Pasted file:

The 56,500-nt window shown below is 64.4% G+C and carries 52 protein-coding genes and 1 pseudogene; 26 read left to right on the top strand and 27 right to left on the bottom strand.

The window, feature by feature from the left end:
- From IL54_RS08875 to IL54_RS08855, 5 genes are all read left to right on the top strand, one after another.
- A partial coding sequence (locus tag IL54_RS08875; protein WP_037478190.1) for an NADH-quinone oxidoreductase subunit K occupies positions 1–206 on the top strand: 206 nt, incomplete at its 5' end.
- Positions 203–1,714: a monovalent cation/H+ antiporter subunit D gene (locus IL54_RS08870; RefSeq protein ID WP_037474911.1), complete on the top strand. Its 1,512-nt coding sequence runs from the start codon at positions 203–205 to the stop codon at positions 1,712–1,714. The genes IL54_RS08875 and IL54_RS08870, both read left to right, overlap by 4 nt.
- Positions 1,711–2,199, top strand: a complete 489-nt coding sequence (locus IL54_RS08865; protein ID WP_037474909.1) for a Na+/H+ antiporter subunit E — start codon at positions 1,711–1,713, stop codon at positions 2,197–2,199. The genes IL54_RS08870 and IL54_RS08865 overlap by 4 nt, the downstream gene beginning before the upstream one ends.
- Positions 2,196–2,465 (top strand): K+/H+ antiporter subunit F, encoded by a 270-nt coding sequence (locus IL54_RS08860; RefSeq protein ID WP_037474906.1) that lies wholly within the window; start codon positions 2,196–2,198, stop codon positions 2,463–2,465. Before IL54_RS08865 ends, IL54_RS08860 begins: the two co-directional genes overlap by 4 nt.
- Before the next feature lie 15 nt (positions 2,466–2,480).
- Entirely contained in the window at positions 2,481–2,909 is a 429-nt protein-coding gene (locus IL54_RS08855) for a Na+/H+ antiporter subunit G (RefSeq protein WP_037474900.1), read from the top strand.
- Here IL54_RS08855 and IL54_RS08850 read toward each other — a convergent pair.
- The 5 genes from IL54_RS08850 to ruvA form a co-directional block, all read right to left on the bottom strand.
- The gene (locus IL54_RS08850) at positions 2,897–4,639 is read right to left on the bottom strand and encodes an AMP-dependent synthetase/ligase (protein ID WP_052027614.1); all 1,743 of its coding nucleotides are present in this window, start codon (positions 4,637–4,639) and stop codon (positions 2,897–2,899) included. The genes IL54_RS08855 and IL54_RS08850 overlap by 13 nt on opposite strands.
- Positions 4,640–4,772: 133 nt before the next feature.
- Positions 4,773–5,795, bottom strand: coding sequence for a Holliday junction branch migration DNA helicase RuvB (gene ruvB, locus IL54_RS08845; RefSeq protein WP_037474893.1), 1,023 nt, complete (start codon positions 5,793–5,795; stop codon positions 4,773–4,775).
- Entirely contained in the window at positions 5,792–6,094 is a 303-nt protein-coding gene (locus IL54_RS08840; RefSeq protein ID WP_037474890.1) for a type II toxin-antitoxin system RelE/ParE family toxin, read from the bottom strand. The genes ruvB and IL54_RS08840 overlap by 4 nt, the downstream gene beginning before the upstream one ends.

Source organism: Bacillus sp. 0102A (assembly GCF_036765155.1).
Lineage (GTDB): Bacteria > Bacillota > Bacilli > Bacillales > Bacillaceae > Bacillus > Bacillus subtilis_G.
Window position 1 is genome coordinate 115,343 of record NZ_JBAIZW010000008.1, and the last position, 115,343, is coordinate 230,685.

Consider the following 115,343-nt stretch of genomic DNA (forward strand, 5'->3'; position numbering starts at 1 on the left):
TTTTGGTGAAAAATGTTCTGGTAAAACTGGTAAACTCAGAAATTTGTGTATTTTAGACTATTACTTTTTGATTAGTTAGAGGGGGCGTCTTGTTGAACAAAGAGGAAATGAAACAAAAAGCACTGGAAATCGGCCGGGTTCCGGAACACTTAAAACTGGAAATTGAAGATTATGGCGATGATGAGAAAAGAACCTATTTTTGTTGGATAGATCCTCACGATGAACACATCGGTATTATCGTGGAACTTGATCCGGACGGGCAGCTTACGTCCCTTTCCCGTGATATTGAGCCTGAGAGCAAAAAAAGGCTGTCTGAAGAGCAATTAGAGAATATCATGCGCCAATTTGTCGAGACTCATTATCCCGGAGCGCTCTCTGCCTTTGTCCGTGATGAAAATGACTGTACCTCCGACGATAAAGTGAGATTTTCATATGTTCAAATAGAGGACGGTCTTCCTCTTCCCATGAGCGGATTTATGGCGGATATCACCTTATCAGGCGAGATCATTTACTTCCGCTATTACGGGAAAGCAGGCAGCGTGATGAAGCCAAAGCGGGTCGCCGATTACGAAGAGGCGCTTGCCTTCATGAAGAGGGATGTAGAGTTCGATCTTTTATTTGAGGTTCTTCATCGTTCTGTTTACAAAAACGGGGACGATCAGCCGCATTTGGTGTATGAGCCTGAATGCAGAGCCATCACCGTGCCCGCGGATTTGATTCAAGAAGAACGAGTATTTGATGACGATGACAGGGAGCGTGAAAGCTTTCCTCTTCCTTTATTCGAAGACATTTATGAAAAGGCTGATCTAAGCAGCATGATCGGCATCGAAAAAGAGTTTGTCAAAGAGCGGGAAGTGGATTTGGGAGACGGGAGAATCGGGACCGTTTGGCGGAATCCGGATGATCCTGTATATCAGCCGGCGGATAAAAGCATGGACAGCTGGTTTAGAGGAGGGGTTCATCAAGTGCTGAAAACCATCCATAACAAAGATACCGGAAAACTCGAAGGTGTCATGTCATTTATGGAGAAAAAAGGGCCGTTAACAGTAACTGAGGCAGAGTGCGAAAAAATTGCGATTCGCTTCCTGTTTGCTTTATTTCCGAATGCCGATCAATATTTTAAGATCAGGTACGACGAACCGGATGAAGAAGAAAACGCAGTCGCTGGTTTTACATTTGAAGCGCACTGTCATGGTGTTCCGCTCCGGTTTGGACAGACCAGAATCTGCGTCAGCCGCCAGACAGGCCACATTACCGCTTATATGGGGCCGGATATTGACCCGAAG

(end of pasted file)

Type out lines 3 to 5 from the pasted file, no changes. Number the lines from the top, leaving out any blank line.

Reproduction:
- From IL54_RS08875 to IL54_RS08855, 5 genes are all read left to right on the top strand, one after another.
- A partial coding sequence (locus tag IL54_RS08875; protein WP_037478190.1) for an NADH-quinone oxidoreductase subunit K occupies positions 1–206 on the top strand: 206 nt, incomplete at its 5' end.
- Positions 203–1,714: a monovalent cation/H+ antiporter subunit D gene (locus IL54_RS08870; RefSeq protein ID WP_037474911.1), complete on the top strand. Its 1,512-nt coding sequence runs from the start codon at positions 203–205 to the stop codon at positions 1,712–1,714. The genes IL54_RS08875 and IL54_RS08870, both read left to right, overlap by 4 nt.